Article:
Slow but steady progress

We’re at the painting stage on the rudder which means the end is near. The rudder is hung from the pintels in the Duckboat room with the first coat of primer applied last week. By next weekend we should be at the point where hanging it on Sjogin will be a real possibility.

Still no ice in the basin with the occasional pleasant sailing day bringing dark mutterings from this rudderless sailor.


It's white!
First coat of Kirby’s primer. Another coat, some sanding and re-priming and we’ll be ready for finish coats. Still looking for tiller stock, 6/4 oak seems scarce at Beaton’s.


On display
Looking in the windows of the Duckboat room. That’s a covered Ghost in the reflection.


At the sizzle
At the sizzle last week. The dock-bound visits continue per usual.


Sleet and such
The weather on deck during the above sizzle. Sleet and rain out of the NNE, blowing 20. Nice tune with the rain/sleet on deck, a healthy sizzle on the stove and the base notes of Sjogin’s lap-chortle.


Smoooooth
Progress on Ghost. The end of the skeg remains unpainted as the rudder need to be dropped and the stern post replaced. The checks are severe enough for a rebuild. Just who built that skeg? He needs to do a better job of wood selection next time.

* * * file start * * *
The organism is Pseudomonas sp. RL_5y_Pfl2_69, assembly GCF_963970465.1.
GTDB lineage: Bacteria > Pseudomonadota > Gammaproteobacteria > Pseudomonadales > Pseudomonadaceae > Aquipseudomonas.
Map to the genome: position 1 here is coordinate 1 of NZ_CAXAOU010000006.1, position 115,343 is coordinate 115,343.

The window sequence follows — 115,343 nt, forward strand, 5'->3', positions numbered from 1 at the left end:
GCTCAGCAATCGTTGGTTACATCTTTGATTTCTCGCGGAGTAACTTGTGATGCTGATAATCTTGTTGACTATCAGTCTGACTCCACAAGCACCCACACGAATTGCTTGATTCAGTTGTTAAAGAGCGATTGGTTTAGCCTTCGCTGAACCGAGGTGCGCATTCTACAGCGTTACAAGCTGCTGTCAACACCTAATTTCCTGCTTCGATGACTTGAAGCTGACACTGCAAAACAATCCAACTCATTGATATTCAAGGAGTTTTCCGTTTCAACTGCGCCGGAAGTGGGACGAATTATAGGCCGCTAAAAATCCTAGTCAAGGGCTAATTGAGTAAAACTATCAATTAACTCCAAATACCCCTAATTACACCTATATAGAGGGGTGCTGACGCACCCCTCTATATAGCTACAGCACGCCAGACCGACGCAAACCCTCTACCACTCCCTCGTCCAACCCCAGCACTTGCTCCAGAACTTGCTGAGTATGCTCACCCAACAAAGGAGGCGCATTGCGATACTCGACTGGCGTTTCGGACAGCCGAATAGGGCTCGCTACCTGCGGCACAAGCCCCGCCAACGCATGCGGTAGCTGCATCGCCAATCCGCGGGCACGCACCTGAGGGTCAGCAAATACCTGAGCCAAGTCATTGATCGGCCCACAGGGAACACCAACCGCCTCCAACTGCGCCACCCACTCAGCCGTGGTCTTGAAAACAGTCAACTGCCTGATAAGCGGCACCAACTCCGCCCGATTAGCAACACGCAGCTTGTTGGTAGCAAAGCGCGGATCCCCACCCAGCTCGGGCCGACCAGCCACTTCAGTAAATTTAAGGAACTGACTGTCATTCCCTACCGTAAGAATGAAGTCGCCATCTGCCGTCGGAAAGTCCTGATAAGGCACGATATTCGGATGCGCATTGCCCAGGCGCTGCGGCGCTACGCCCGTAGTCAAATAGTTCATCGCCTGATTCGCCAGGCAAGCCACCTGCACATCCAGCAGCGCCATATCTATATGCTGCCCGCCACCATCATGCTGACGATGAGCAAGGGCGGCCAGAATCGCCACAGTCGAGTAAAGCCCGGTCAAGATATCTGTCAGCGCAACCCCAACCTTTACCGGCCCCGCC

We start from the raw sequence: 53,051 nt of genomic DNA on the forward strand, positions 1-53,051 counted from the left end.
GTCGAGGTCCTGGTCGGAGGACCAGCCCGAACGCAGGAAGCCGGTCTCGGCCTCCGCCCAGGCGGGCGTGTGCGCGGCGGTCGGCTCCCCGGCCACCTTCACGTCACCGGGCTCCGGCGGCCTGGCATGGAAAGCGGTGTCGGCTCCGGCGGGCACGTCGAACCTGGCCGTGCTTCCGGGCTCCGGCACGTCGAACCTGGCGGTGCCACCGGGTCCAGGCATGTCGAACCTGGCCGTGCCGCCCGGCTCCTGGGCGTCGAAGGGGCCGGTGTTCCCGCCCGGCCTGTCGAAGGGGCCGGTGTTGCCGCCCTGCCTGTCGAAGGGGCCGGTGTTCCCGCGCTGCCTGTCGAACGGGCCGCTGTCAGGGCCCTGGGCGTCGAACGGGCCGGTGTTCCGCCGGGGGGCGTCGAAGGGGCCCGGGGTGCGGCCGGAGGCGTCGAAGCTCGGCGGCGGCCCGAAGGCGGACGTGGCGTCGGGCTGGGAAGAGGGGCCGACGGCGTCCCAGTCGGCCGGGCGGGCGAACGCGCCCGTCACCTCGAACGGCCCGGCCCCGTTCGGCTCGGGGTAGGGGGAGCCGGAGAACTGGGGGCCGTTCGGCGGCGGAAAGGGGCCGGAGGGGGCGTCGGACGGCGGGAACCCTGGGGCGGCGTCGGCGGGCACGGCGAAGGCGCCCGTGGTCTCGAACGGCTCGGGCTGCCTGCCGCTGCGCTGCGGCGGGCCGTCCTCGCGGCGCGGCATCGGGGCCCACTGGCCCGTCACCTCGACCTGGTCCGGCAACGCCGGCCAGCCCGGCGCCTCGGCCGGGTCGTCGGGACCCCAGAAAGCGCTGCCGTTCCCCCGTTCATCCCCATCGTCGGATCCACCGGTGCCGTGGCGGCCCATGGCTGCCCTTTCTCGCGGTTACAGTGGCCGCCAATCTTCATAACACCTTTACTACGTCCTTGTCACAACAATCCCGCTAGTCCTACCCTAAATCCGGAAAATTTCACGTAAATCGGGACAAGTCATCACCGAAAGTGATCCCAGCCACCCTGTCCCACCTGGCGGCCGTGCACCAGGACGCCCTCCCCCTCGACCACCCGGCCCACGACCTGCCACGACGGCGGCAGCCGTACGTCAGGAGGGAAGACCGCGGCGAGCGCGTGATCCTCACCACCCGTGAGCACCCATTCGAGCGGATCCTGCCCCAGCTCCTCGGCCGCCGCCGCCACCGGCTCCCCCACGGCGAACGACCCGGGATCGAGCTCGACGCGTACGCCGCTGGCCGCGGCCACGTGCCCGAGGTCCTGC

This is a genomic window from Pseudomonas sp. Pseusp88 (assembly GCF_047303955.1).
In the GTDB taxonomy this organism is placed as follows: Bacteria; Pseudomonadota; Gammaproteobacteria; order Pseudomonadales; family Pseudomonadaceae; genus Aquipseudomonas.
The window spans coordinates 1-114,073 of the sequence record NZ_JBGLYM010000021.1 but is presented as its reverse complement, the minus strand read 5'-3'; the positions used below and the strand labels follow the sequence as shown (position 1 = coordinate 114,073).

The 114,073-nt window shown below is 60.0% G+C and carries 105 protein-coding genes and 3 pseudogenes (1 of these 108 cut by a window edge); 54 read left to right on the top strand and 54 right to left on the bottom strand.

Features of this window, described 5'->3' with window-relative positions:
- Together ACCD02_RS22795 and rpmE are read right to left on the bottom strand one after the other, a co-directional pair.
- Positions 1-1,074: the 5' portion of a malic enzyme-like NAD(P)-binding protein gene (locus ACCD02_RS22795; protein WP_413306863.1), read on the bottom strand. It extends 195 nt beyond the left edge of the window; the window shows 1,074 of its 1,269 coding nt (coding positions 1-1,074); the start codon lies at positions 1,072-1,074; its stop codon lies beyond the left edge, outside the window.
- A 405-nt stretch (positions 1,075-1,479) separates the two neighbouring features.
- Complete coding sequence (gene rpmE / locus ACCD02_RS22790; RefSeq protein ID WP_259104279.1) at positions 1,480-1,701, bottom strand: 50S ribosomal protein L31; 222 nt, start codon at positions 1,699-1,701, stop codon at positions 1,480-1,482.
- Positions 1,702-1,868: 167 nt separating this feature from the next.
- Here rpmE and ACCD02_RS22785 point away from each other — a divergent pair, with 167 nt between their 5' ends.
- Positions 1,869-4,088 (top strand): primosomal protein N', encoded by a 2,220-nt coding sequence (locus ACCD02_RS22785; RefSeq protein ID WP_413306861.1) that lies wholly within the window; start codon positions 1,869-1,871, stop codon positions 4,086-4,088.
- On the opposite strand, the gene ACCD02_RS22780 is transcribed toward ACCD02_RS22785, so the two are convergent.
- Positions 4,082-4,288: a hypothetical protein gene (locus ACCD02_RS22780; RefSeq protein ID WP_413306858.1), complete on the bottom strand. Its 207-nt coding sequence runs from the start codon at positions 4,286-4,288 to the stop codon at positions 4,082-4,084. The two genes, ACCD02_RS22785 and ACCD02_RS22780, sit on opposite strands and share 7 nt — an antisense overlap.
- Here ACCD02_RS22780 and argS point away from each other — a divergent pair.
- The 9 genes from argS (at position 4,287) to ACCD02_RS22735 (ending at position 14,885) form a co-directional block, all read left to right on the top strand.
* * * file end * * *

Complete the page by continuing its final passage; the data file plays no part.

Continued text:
That's it?
Our only snow of the Season so far. Decided contrast to last year this time when we had snow left over from the Boxing Day storm. Curious.

2 comments on “Slow but steady progress”

  1. Is 6/4 the rough or finished thickness of the stock you need for the tiller? Length? Need any curve in the grain? Have to be White Oak?

  2. Hi Jim,

    The tiller slot is 1 1/2″ so a bit over would serve if not too rough. I need a piece about 4′ by 9″ or so. Oak’s prefered but Locust or Ash would be fine. Any suggestions?

    Russ

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